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Today we are going to finish up the Linus and Lucy lesson we began earlier. Before you proceed, you should make sure that you have both the left and and the right hands parts down to second nature. It is very important, because when you try to play both hands together, one hand has a tendency to try to mimic the other. If the muscle memory is ingrained into your hands, it will be much easier to resist this tendency.
The key to playing both parts at the same time is to take it very slowly at first. It will take some time build up speed, but you should be patient with the process. The more songs you are able to achieve left and right hand independence on, the easier it will become for you.
Once you have the first first part down, we can learn the next part. The first part gets played through twice in its entirety. Compared to what you just learned, this next part is very simple. It is a simple riff consisting of three hits of a D flat chord in the first inversion (F, A flat, D flat), then a single E flat chord. The right hand plays the full chords and the left hand plays octaves of the root. After this build up phrase, the right hand gets to show off a little.
The right hand plays alone for the 'answer' to the build-up phrase I taught you in the last paragraph. You are going to want to move your hand an octave higher, and position it as though you were going to play the D chord in that position. Then you are going to play what is called a ghost note on the E flat key with your second finger. A ghost note is a note that is played very quickly, before moving on the the next note. That next note in this case is the F key. As you play the E flat note with your second finger, let your second finger slide off of it quickly and hit the F key with your third finger. Hit the F key again, then repeat the combination twice before ending the riff by playing the E flat and the A flat together. So it goes E flat, F, F, E flat, F, F, E flat, F, F, E flat + A flat. Watch the video or listen to the recording to get the timing right. It sounds like a really hard and impressive riff to play, but it's actually fairly easy!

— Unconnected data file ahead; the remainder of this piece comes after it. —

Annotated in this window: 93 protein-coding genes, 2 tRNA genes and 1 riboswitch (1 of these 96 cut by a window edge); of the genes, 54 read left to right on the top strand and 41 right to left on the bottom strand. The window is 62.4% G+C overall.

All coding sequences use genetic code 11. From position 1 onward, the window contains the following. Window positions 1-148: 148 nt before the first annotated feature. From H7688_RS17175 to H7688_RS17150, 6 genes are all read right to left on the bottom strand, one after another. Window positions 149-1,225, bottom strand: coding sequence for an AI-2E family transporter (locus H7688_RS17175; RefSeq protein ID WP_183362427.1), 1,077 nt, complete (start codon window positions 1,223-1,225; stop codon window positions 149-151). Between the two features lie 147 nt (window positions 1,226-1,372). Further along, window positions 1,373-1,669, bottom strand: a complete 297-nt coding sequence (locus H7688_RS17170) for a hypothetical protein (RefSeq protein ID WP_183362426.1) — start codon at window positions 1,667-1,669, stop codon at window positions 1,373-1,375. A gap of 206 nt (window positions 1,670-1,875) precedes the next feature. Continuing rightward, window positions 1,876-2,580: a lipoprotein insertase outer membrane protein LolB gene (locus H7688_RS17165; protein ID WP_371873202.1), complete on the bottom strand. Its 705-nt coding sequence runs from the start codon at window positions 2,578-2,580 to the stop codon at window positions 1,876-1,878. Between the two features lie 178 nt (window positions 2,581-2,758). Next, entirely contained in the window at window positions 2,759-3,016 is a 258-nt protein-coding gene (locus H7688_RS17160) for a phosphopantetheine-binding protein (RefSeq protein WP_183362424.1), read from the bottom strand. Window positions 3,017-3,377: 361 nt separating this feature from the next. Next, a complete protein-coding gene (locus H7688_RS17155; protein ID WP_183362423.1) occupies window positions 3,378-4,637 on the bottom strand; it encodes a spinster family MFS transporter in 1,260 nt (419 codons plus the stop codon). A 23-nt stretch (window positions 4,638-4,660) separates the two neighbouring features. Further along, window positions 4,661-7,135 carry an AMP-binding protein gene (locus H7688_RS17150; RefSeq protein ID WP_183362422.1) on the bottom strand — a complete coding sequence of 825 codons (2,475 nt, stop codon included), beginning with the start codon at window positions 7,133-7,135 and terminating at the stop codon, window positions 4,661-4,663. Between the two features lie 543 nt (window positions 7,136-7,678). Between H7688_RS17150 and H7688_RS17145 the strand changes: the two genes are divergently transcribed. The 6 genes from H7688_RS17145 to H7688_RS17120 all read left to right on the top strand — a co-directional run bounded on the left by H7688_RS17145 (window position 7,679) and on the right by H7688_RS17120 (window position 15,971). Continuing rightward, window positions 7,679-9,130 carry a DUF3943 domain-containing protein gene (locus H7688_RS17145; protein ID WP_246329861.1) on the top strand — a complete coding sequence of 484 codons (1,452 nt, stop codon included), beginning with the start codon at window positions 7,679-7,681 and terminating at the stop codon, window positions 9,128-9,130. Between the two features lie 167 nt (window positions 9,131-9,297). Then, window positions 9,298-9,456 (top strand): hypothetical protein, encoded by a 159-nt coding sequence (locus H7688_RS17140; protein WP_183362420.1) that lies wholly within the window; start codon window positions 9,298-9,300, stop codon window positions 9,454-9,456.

Now you know how to play most of the Charlie Brown theme song. Play the call and response pattern that I taught you in this lesson three times before going back to the first part of the song that I taught you in the last lesson. When your left hand goes back into the riff from the beginning on the song hit a C note with your right hand.
That's it for this lesson. If you listen to the recording, there is a part where he takes a solo and really just starts jamming out. He's a great piano player and you shouldn't expect yourself to be able to follow along at this point. You can however use the past lessons that I've given, and your knowledge of the chord structure of the song, to create your own melody for an improvised solo.
Thanks for reading, and I hope you were successful in learning Linus and Lucy on the piano.
Watch Part 1 Of The Charlie Brown Theme Song.